12, 2020

Working visit of the President Armen Sarkissian to Gyumri

President of the Republic Armen Sarkissian paid a working visit to Gyumri.

President Sarkissian met with His Grace Archbishop Mikael Ajapahyan, Primate of the Shirak Diocese of the Armenian Apostolic Church.

The President of the Republic and the Primate of the Shirak Diocese spoke about the heavy losses we suffered during the war and the crisis in the country. They agreed on having no alternative but to rise as a nation and a state by joint efforts.

Noting that the situation continues to be severe, they expressed concern and anxiety over the diverse challenges and problems facing the country and touched upon the ways to overcome them.

They considered it especially important to secure and protect the state borders and border communities, to resolve the problems related to the return of prisoners, hostages, and the search for the missing.

Accompanied by the Primate of the Shirak Diocese, the President of the Republic visited the Church of the Holy Saviour in Gyumri.

President Sarkissian also met with Shirak Governor (Marzpet) Tigran Petrosyan and Gyumri Mayor Samvel Balasanyan.  



Within the framework of his visit to Gyumri, at the Social-Educational Centre of the Shirak Diocese, President Armen Sarkissian met with a group of conscripts and volunteers from Shirak who took part in the war.

His Grace Archbishop Mikayel Ajapahyan, the Primate of the Shirak Diocese of the Armenian Apostolic Church, was present at the meeting.

Expressing gratitude for the selfless service to defend their homeland, President Sarkissian said that our soldiers and our people did not lose the war. “I know you have passed a hard way; there are people who pass ten years in ten days. Each of you has gone through a great tragedy, hardships, and misfortunes,” said the President, “Yes, we lost this war, but let none of you ever feel defeated. There are never final victories or final defeats in this life. We won 26 years ago; we woke up every day thinking we were a victorious people; we went to bed with the psychology of a victorious person. Then, it turned out that we lost somewhere and heavily. But we lost not through your fault; you did not lose, you won.”

We won in 1994 because our volunteers soon became an army. Our spirit was the same, but we were a few years ahead of the enemy in our organization and training. People like Monte who had some experience came from other countries. Soviet army generals, colonels, and majors came and formed an army of powerful forces of volunteers.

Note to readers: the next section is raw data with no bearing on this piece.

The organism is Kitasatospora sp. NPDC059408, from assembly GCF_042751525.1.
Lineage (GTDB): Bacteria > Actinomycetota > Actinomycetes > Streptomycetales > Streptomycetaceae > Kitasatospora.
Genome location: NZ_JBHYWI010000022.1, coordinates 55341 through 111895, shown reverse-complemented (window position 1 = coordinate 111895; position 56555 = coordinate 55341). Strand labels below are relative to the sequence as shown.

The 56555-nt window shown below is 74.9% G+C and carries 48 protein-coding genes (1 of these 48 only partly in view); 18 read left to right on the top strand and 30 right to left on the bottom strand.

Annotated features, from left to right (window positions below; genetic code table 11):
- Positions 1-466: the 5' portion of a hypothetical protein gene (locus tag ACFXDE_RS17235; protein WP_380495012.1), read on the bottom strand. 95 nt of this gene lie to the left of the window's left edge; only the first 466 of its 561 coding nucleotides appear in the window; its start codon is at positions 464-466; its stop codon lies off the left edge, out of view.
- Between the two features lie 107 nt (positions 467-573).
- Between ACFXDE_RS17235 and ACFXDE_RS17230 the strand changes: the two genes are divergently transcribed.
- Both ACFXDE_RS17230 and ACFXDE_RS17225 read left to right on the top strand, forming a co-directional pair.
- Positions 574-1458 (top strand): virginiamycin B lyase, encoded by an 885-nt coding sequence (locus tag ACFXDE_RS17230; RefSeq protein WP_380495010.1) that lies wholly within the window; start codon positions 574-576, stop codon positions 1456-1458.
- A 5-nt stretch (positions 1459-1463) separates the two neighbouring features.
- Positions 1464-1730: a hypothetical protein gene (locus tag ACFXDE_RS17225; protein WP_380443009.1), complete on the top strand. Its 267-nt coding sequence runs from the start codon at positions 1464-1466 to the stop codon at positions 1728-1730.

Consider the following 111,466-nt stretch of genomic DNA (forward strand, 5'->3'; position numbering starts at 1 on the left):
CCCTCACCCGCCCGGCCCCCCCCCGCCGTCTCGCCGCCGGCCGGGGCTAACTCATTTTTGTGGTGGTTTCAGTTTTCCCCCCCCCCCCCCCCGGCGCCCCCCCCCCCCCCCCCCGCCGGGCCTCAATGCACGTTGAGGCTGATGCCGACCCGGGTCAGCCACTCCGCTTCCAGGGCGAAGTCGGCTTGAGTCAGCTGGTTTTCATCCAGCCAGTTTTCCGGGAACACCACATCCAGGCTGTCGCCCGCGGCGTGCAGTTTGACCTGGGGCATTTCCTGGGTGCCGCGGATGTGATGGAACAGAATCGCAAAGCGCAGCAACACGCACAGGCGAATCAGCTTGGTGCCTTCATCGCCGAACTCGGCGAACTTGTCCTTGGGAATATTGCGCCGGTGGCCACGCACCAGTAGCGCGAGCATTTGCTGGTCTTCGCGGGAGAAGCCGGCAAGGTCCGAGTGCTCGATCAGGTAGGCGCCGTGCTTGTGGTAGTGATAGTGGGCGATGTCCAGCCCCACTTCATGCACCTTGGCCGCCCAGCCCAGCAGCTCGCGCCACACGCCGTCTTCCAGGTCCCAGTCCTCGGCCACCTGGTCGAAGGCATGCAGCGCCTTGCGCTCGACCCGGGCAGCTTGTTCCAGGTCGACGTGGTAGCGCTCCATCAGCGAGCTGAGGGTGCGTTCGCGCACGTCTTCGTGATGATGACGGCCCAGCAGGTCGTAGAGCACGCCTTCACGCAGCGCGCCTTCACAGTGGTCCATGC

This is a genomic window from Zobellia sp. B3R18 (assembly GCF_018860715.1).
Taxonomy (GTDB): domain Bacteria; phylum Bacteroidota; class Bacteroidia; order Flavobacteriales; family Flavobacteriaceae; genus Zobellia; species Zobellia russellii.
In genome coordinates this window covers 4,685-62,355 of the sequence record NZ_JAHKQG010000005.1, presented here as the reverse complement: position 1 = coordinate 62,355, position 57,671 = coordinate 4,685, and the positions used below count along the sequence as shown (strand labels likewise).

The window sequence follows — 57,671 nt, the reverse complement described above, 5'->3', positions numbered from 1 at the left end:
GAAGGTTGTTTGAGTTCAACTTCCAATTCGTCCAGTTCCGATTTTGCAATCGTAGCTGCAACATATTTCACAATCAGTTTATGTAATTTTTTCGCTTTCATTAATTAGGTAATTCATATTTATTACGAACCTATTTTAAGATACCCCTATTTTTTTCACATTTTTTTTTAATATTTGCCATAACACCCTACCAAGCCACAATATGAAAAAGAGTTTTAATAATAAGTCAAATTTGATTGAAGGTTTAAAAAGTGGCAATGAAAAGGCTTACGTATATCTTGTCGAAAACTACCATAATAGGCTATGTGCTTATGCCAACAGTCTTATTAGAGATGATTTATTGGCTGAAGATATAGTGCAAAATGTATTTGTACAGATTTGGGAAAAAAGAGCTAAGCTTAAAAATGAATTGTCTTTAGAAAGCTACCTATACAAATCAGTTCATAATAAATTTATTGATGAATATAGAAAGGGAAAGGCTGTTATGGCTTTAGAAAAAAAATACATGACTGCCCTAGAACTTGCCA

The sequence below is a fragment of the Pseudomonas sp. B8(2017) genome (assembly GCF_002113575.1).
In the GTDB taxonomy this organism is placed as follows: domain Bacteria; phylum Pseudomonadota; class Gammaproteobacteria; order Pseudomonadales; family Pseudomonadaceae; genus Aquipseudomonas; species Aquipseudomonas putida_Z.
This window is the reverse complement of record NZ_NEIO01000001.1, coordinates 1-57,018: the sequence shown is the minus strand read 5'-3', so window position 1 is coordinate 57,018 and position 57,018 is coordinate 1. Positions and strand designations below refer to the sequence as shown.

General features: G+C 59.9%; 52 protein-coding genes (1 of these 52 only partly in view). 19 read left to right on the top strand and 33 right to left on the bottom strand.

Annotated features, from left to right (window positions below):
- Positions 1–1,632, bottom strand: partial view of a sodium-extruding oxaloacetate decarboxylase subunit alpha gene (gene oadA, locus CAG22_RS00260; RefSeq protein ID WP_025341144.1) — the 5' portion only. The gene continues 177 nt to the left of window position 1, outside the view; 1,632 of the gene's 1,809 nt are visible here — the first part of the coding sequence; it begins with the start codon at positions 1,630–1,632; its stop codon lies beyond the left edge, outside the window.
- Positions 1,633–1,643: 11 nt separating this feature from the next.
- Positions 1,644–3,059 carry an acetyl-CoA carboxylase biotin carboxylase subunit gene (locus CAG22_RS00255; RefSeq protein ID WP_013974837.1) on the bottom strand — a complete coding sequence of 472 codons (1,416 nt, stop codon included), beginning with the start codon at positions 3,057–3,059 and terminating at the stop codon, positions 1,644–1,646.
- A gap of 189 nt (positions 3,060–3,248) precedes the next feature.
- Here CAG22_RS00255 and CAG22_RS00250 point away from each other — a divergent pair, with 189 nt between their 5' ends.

Over the past years, we should have prepared for the war. For some reason, we believed that there would be no more war, though the enemy was preparing for that war on the other side of our border, and they did not conceal that.

My advice to you is the following: your life is ahead, maybe there will be another war where you will win. I say again, there is no final defeat, and you are not defeated people, your spirit is the same, there are hundreds and thousands like you; the people did not lose.”

The President noted that it is the duty of the state and all of us to take care of the families of the fallen heroes, as well as the injured and disabled servicemen and volunteers. Armen Sarkissian stressed that the President's Office is ready to assist in solving their problems. “Your life is still ahead; there is no final defeat. It is hard, but you have to fight. You each have a family. Your families are, in a sense, lucky that you returned home,” he said, at the same time as he paid tribute to the heroes killed in the war, “Take care of your families, from grandparents to children. That is very important. Secondly, find yourselves in life; each of you has a profession or is still studying. We have guys from the previous April war who work in the President's Office. You have not lost: your life and victories are ahead.”

The President of the Republic said that we would face the aftermath of the war for many years, and we still have to understand and deeply analyze the lessons learned from the defeat, soberly and accurately assess the situation and our opportunities, accept the existing realities and think of effective ways-out of the current crisis.

Referring to the situation in the country, the President noted that now it is not time to divide into blacks and whites, “if we have to choose a colour, that colour must be the tricolour.”

“We can get out of this situation if we are all together: I am with you, you are with me. It is difficult, but it is not the first time we have seen difficulties,” he said, referring to the 1988 earthquake. “Thus, be strong, I wish you all good health.”